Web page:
2) As a law student, I've had five professors mention that it's a good idea to get a broker's license in order to represent ourselves as our own buyer's agent when buying our homes (if we can ever afford to with those huge students loans to pay off!). The upside is getting back the buyer's agent commission as a sort of "rebate." To support this, a couple of professors framed the issue as roughly: "most agents you would work with only have a high school degree and a few real estate courses under their belt... and could know nothing about property law. Do it yourself, control your own contract, save a lot of money." What do you think about attorneys who get real estate licenses to represent themselves, having lots of knowledge about legal issues and contracts, but no practical experience and training?

Have a great weekend!


In theory, it's a really great idea.

In practice, unless you're out there in the market all of the time, learning all of the tricks that get played or attempted, learning what the market is actually like, etcetera, you will fall into that group of persons known by the technical description "sucker."

Some lawyers apply for their broker's license and use it constantly. Those folks do fine. They know that being an agent is not just about that subset of lawyer functions that agents are allowed to perform, and if they learn about the rest of the business and keep their finger on the pulse, they are formidable.

Those who just use it to do their own occasional transactions, on the other hand... Let's just say I've had to explain to lawyers who took that kind of professorial advice exactly how they got "taken" more than once. Loans are also the same license, but there probably isn't enough money in the average loan to interest the kind of lawyer that does well in the real estate market, and what clue do they have who are likely to be the best lenders who give the best rate for a given client if they won't spend the time learning the loan market? Truth be told, they can make more money with the same time representing those who've been raked over the coals than they can working their own transactions.

The lawyers that the good agents know about and go to when there's a question or a problem? They strongly tend to use agents and brokers for their own transactions. My last boss did half a dozen transactions in the year I worked for him, for one of the best regarded real estate lawyers in town.

Your professor appears to me to be making a "does not follow" error. By the logic of "not much education", he'd be fixing a car himself, rather than using a professional mechanic. Once upon a time I was a pretty fair amateur mechanic. I haven't done more than an oil change in twenty years. I know better.

The real problem here is confusing general education and specific expertise.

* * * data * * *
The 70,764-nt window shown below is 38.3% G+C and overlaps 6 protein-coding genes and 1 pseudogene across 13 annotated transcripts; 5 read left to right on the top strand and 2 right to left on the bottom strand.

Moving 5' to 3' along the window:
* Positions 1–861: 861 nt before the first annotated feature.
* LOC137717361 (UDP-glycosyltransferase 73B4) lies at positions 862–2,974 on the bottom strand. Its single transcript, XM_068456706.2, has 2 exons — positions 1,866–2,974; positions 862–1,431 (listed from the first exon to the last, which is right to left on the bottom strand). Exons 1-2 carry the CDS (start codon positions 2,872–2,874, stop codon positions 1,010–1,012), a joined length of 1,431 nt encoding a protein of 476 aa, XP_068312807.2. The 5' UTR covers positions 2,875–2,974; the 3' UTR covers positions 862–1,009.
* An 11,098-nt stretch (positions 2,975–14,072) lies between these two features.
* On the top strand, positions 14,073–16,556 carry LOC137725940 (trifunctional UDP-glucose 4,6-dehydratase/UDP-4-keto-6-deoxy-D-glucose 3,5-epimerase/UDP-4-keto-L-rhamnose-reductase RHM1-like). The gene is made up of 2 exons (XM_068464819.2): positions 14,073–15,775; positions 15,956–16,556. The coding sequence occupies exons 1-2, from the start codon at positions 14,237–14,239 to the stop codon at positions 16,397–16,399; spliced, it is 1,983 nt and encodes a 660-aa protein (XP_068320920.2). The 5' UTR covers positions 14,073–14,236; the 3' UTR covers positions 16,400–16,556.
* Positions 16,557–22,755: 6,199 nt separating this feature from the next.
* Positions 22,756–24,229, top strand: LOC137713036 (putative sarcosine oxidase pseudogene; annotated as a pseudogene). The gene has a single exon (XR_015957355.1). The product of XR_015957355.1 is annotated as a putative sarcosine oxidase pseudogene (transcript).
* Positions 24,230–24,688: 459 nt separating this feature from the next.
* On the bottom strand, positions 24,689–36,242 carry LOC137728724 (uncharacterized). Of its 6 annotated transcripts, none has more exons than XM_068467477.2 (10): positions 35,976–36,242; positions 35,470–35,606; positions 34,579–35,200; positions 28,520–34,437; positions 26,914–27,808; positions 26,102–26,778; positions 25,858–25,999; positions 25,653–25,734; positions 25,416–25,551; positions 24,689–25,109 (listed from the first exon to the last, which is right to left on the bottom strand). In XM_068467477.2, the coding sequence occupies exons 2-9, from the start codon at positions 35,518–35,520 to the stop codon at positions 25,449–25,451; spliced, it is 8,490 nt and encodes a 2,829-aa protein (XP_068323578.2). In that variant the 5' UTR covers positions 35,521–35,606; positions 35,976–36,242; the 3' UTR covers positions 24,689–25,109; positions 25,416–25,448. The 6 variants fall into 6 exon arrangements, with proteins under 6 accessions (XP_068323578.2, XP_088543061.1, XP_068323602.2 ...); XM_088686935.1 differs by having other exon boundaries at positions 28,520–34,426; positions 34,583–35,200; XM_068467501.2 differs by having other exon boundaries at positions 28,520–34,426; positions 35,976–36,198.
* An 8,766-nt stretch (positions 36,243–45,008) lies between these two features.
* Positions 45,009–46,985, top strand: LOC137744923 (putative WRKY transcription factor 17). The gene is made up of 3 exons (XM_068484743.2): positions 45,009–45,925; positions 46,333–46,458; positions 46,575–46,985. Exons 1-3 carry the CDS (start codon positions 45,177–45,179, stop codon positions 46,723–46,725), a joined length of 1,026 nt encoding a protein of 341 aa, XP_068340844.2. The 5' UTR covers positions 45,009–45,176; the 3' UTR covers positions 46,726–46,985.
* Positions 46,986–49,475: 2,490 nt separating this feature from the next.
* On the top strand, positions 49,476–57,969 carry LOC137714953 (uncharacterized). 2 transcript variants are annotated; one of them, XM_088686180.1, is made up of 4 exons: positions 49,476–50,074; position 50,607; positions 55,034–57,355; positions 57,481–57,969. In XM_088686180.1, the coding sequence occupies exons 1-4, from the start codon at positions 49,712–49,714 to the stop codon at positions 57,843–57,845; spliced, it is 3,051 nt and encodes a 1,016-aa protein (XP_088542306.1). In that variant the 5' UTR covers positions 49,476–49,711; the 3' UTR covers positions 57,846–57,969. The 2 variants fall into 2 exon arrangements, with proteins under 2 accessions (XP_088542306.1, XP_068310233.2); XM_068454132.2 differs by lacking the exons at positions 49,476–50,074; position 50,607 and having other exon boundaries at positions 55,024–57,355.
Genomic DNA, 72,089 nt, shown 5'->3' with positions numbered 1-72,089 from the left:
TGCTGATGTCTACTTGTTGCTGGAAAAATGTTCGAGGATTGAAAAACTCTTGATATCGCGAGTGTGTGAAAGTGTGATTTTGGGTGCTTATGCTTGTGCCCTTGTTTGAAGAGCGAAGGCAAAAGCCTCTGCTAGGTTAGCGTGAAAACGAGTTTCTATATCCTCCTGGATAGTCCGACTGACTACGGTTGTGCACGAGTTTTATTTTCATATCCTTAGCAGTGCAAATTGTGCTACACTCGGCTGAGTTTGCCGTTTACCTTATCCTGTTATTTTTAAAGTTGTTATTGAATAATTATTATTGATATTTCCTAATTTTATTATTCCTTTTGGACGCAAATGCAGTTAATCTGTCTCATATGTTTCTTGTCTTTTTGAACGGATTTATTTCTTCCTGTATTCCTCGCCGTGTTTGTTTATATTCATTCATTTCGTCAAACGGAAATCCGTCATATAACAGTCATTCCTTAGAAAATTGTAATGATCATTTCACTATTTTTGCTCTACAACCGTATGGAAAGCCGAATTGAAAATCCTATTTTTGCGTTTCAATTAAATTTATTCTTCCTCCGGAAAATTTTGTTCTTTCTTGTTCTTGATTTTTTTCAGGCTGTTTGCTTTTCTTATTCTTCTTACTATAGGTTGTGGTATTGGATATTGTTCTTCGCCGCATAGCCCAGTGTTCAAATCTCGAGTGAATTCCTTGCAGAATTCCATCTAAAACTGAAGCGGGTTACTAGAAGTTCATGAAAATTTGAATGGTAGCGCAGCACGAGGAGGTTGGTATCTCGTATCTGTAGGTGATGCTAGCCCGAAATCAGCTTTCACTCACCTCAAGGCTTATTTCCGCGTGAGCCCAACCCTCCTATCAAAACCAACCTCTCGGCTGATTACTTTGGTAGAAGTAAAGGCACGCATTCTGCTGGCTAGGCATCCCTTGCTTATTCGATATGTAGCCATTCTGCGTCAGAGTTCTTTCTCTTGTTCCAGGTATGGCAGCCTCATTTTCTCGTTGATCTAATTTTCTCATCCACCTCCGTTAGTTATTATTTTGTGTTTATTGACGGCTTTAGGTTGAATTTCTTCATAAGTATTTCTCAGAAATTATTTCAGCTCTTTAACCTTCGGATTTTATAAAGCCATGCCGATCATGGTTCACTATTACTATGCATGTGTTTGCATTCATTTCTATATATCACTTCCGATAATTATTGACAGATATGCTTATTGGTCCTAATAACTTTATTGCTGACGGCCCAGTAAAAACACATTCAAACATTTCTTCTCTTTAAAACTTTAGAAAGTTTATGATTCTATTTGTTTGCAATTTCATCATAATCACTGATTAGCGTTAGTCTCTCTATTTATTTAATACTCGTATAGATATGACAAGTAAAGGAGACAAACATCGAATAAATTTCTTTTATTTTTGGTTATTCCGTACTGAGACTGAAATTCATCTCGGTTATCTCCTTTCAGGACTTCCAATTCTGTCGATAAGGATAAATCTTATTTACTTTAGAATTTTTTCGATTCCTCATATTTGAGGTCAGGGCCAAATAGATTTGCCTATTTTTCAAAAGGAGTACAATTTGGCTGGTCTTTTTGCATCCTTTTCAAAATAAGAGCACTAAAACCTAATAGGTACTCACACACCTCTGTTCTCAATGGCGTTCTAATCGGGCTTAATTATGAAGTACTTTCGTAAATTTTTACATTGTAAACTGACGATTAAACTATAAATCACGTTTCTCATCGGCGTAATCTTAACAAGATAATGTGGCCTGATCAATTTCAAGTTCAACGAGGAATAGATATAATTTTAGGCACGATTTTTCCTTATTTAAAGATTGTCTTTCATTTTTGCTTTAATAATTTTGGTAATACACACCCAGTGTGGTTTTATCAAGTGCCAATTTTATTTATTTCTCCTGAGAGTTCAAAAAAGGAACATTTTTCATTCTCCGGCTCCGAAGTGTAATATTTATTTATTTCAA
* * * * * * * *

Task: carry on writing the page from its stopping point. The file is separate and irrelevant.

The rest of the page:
In order to be a good agent, you have to spend time constantly keeping up with the state of the market. If you think a given property is worth less than it is, no transaction. If you think it's worth more, your client is wasting money. The questions I keep asking myself have to do with the utility of this one specific property for one specific client, and at what point, in my estimation, they're better off just walking away from the negotiations.

It's true that some agents are just barely high school graduates. Others have MBAs. More important than level of education, more important than how much business they do, more important even than experience, is attitude. Just as important as attitude is market knowledge. And right up there with both of them is negotiating skill in the context of real estate. None of these three skills is certified by a law degree, passing the bar, or anything else.

The result? Lawyers who work at real estate make formidable agents and brokers. Lawyers who get their broker's license because they think they're going to save themselves money by doing their own transaction are lawyers who represent themselves. And we've all heard about lawyers who represent themselves having a fool for a client. The amounts at stake in real estate are large enough that items which are small differences relative to the size of the entire transaction are nonetheless, significant amounts of money. Getting paid all of a three percent cooperating broker's concession can end up costing you ten percent easily. And that is in addition to the costs of doing real estate (MLS access, agent keys, licensing fees, etcetera) and the economic costs of the other money you could be making if you were doing what you're really trained for.

Caveat Emptor

I thought I'd share this with you as an example of the sort of mind set to beware. This is a real email I received a few days ago, with identifying information redacted





I found you through the DELETED web site and I thought you might appreciate the following idea for GENERATING MORE REFINANCE BUSINESS:



What would happen if you sent the following email to your email list of former and prospective clients?



====================================



Subject: OWN YOUR HOME FREE AND CLEAR IN 8-11 YEARS



Dear (former or prospective client):